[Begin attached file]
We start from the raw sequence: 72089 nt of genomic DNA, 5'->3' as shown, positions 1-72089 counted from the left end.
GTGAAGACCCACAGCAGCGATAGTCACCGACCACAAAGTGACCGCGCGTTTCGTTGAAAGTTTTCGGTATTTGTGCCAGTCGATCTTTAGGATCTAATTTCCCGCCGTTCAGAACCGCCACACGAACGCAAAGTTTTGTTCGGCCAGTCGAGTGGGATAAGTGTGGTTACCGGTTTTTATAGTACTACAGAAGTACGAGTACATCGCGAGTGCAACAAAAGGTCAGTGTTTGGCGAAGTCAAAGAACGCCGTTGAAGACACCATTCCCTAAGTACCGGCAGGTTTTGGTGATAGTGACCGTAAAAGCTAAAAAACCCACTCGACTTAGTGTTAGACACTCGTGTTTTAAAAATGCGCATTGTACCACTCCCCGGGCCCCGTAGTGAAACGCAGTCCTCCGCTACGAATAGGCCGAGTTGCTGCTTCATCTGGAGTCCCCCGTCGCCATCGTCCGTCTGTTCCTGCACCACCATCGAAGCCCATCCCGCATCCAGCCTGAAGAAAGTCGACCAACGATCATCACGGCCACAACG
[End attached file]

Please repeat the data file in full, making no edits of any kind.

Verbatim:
We start from the raw sequence: 72089 nt of genomic DNA, 5'->3' as shown, positions 1-72089 counted from the left end.
GTGAAGACCCACAGCAGCGATAGTCACCGACCACAAAGTGACCGCGCGTTTCGTTGAAAGTTTTCGGTATTTGTGCCAGTCGATCTTTAGGATCTAATTTCCCGCCGTTCAGAACCGCCACACGAACGCAAAGTTTTGTTCGGCCAGTCGAGTGGGATAAGTGTGGTTACCGGTTTTTATAGTACTACAGAAGTACGAGTACATCGCGAGTGCAACAAAAGGTCAGTGTTTGGCGAAGTCAAAGAACGCCGTTGAAGACACCATTCCCTAAGTACCGGCAGGTTTTGGTGATAGTGACCGTAAAAGCTAAAAAACCCACTCGACTTAGTGTTAGACACTCGTGTTTTAAAAATGCGCATTGTACCACTCCCCGGGCCCCGTAGTGAAACGCAGTCCTCCGCTACGAATAGGCCGAGTTGCTGCTTCATCTGGAGTCCCCCGTCGCCATCGTCCGTCTGTTCCTGCACCACCATCGAAGCCCATCCCGCATCCAGCCTGAAGAAAGTCGACCAACGATCATCACGGCCACAACG